L. Revans and J. Pearce
Community Care, No. 1386, 2001, p.12
Report of interviews with the Chief Inspector of Social Services and the Chief Nursing Officer who will be jointly responsible for the development of care trusts. These bodies were brought in under the Health and Social Care Act 2001 to commission and provide delegated health and social care functions.
Community Care, No. 1391, 2001, p.22-23
The treatment of women injured by domestic violence would be much improved by better joint working between health care practitioners and social care professionals. This approach would reduce the workload of both medics and social workers.
R. Greig and R. Poxton
Managing Community Care, Vol.9, Aug 2001, p.32-38
Partnership working is now a major guiding force in the development of health and social care, and its practical outworkings are embodied in Joint Investment Plans and Health Improvement Programmes, etc. Article explores whether the new policy framework can overcome the obstacles that prevented earlier experiments with joint commissioning having a greater impact.
Community Care, No.1391, 2001, p.18-19
Discusses the impact of an increasingly formal and prescribed assessment process on social work in both adult and children's services.
Housing, Care and Support, Vol.4, Aug 2001, p.12-15
Health Improvement Programmes (HImPs) and Joint Investment Plans (JIPs) are key mechanisms in helping health and social care agencies to work together. Article describes the processes involved in drawing up these plans.
P. Bywaters and E. McLeod
British Journal of Social Work, Vol.31, 2001, p.579-594
The Health policies of the Labour Government 1997-2001 included an increased emphasis on social services departments' (SSDs) contribution to promoting health. Three dimensions of this policy shift are discussed:
1) the drive towards organisational fusion of elements of the NHS and SSDs;
2) the new mechanisms for conjoint funding of health and social services: and
3) the new policy focus on tackling health inequalities by combating social inequalities on a national and local basis
British Journal of Social Work, Vol.31, 2001, p.563-577
This paper considers how far the New Labour education policy represents a clear shift in focus from the policies of the Conservative administrations of the 1980s and 1990s. Concludes that current government policy owes as much to New Right ideology as it does to that of the Old Left. In the light of the new emphasis on social inclusion paper considers the implications of current developments in education policy for child and family social work in general, and education social work in particular.
Health Service Journal, Vol.111, Aug 30th 2001, p.9-10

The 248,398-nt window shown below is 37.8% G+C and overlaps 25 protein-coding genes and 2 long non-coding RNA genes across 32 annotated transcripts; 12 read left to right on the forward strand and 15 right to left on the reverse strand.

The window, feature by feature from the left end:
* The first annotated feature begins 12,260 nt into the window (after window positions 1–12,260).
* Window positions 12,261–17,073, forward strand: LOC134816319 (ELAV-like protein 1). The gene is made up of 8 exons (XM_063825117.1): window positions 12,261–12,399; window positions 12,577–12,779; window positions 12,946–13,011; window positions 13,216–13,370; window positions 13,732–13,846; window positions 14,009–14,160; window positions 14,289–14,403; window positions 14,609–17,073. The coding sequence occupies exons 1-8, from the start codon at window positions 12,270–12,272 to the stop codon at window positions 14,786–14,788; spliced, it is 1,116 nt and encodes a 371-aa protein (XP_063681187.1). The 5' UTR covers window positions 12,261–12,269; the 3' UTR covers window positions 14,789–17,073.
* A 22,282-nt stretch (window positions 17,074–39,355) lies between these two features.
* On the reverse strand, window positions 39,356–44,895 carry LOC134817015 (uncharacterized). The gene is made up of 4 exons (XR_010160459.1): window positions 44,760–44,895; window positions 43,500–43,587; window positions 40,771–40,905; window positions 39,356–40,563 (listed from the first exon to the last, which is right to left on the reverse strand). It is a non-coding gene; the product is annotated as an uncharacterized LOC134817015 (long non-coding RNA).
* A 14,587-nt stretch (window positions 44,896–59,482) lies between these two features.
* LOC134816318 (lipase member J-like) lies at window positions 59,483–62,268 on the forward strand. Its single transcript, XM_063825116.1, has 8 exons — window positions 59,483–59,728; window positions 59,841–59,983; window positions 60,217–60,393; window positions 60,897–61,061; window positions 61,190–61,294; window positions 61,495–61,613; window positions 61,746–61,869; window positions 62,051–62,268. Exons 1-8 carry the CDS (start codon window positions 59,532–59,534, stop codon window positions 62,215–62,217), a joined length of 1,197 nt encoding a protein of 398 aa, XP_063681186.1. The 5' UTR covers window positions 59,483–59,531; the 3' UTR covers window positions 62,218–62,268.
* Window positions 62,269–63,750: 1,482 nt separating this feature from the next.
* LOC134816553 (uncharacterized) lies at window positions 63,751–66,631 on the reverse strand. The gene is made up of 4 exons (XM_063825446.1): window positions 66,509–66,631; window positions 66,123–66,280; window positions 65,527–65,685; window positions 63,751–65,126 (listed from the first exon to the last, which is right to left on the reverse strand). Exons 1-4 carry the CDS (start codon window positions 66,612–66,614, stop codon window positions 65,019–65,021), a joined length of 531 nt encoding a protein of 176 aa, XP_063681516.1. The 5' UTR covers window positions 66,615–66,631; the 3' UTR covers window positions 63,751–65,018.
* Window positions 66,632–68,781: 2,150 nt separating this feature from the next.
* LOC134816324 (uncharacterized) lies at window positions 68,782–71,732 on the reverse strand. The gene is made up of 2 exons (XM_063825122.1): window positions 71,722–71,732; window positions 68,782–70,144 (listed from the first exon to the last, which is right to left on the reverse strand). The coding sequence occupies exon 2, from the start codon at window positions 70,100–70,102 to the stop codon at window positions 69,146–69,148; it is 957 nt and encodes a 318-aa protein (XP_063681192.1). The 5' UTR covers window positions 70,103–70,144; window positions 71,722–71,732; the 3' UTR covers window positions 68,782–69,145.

Discusses the state of social work as a profession on the eve of the integration of social care with the NHS. Social services departments struggle with chronic staff shortages and have come in for fierce media criticism for failing vulnerable people in their care.
British Journal of Social Work, Vol.31, 2001, p.611-624
Article reviews the modernising agenda of New Labour for social work and social care announced in the "Quality Strategy for Social Care" white paper. Focusing largely on arrangements for education and training, the article argues that, rather than presenting a coherent strategy, the structures and procedures are fragmented and uncoordinated at many levels.
British Journal of Social Work, Vol.31, 2001, p.527-546
Article explores the paradox that social work in the UK seems to be faring worse under a Labour Government than it did during 18 years of Conservative administrations. The Blair government has tackled the legacy of the Thatcher - Major years (social inequality, division and conflict) by redefining social justice in terms of "opportunity" and "community". On the face of it, the new definition might seem to favour social work as an instrument of social policy because its implementation requires more personal contact between officials and citizens, and a more important role for civil society organisations. However, the government's programme also treats the public sector, including social services, as part of the problem to be addressed, rather than part of the solution, and public sector social work has been relegated to a limited role in assessing and managing risks.
British Journal of Social Work, Vol.31, 2001, p.547-562
From the perspective of front-line state social workers, the election of a Labour Government in 1997 proved a massive disappointment. Many reported that it has further undermined state social work practice, workers and clients. The paper seeks to offer an explanation by noting the neo-liberalism of Labour's social policy and the dire consequences which flow from New Labour's fixation with paid work as the principle solution to social exclusion and poverty.